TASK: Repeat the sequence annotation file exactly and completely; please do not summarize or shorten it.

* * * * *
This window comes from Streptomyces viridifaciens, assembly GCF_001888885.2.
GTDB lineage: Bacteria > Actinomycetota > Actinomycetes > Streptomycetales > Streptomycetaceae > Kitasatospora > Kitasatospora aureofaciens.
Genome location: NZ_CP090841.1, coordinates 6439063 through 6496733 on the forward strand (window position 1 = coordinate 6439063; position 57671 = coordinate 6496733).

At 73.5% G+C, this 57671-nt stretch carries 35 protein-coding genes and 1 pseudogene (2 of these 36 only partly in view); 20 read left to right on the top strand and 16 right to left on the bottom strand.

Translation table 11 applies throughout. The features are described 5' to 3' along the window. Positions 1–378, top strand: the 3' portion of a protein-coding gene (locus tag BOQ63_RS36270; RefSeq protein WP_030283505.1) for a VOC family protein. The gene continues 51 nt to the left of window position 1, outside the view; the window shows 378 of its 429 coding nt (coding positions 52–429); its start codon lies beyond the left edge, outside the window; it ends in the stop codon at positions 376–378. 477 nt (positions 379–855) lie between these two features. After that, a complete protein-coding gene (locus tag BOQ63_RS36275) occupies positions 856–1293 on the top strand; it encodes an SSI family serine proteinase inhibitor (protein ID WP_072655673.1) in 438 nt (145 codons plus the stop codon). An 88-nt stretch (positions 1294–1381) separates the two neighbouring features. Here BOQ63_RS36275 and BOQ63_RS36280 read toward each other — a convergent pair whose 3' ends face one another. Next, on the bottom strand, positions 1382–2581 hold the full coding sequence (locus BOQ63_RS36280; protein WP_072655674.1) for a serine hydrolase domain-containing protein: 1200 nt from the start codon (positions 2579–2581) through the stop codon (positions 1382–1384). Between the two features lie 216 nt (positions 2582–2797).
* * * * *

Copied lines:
This window comes from Streptomyces viridifaciens, assembly GCF_001888885.2.
GTDB lineage: Bacteria > Actinomycetota > Actinomycetes > Streptomycetales > Streptomycetaceae > Kitasatospora > Kitasatospora aureofaciens.
Genome location: NZ_CP090841.1, coordinates 6439063 through 6496733 on the forward strand (window position 1 = coordinate 6439063; position 57671 = coordinate 6496733).

At 73.5% G+C, this 57671-nt stretch carries 35 protein-coding genes and 1 pseudogene (2 of these 36 only partly in view); 20 read left to right on the top strand and 16 right to left on the bottom strand.

Translation table 11 applies throughout. The features are described 5' to 3' along the window. Positions 1–378, top strand: the 3' portion of a protein-coding gene (locus tag BOQ63_RS36270; RefSeq protein WP_030283505.1) for a VOC family protein. The gene continues 51 nt to the left of window position 1, outside the view; the window shows 378 of its 429 coding nt (coding positions 52–429); its start codon lies beyond the left edge, outside the window; it ends in the stop codon at positions 376–378. 477 nt (positions 379–855) lie between these two features. After that, a complete protein-coding gene (locus tag BOQ63_RS36275) occupies positions 856–1293 on the top strand; it encodes an SSI family serine proteinase inhibitor (protein ID WP_072655673.1) in 438 nt (145 codons plus the stop codon). An 88-nt stretch (positions 1294–1381) separates the two neighbouring features. Here BOQ63_RS36275 and BOQ63_RS36280 read toward each other — a convergent pair whose 3' ends face one another. Next, on the bottom strand, positions 1382–2581 hold the full coding sequence (locus BOQ63_RS36280; protein WP_072655674.1) for a serine hydrolase domain-containing protein: 1200 nt from the start codon (positions 2579–2581) through the stop codon (positions 1382–1384). Between the two features lie 216 nt (positions 2582–2797).